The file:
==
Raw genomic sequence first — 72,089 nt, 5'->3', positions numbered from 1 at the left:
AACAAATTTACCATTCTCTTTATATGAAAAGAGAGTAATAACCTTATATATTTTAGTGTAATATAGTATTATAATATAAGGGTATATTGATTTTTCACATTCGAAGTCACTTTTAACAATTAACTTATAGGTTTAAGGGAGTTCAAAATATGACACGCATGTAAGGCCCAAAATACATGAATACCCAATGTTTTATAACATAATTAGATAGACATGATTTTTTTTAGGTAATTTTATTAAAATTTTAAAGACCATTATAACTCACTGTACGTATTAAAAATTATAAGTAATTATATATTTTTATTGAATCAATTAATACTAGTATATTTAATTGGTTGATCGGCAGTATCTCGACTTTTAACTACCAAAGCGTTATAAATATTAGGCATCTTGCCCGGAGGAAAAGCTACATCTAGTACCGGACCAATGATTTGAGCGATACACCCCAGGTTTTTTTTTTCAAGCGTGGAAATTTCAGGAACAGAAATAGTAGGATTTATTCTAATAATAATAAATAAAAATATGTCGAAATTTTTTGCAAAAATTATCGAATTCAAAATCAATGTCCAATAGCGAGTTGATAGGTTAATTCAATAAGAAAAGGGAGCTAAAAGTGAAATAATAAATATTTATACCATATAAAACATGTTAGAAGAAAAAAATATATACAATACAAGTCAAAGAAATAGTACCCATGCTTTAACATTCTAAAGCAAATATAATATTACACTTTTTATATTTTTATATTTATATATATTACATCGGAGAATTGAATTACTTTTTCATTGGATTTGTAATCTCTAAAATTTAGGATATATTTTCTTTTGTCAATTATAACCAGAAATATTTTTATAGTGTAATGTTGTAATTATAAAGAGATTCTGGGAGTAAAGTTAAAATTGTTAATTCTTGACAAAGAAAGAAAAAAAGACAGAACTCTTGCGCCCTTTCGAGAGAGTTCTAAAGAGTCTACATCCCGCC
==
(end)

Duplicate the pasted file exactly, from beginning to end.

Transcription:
Raw genomic sequence first — 72,089 nt, 5'->3', positions numbered from 1 at the left:
AACAAATTTACCATTCTCTTTATATGAAAAGAGAGTAATAACCTTATATATTTTAGTGTAATATAGTATTATAATATAAGGGTATATTGATTTTTCACATTCGAAGTCACTTTTAACAATTAACTTATAGGTTTAAGGGAGTTCAAAATATGACACGCATGTAAGGCCCAAAATACATGAATACCCAATGTTTTATAACATAATTAGATAGACATGATTTTTTTTAGGTAATTTTATTAAAATTTTAAAGACCATTATAACTCACTGTACGTATTAAAAATTATAAGTAATTATATATTTTTATTGAATCAATTAATACTAGTATATTTAATTGGTTGATCGGCAGTATCTCGACTTTTAACTACCAAAGCGTTATAAATATTAGGCATCTTGCCCGGAGGAAAAGCTACATCTAGTACCGGACCAATGATTTGAGCGATACACCCCAGGTTTTTTTTTTCAAGCGTGGAAATTTCAGGAACAGAAATAGTAGGATTTATTCTAATAATAATAAATAAAAATATGTCGAAATTTTTTGCAAAAATTATCGAATTCAAAATCAATGTCCAATAGCGAGTTGATAGGTTAATTCAATAAGAAAAGGGAGCTAAAAGTGAAATAATAAATATTTATACCATATAAAACATGTTAGAAGAAAAAAATATATACAATACAAGTCAAAGAAATAGTACCCATGCTTTAACATTCTAAAGCAAATATAATATTACACTTTTTATATTTTTATATTTATATATATTACATCGGAGAATTGAATTACTTTTTCATTGGATTTGTAATCTCTAAAATTTAGGATATATTTTCTTTTGTCAATTATAACCAGAAATATTTTTATAGTGTAATGTTGTAATTATAAAGAGATTCTGGGAGTAAAGTTAAAATTGTTAATTCTTGACAAAGAAAGAAAAAAAGACAGAACTCTTGCGCCCTTTCGAGAGAGTTCTAAAGAGTCTACATCCCGCC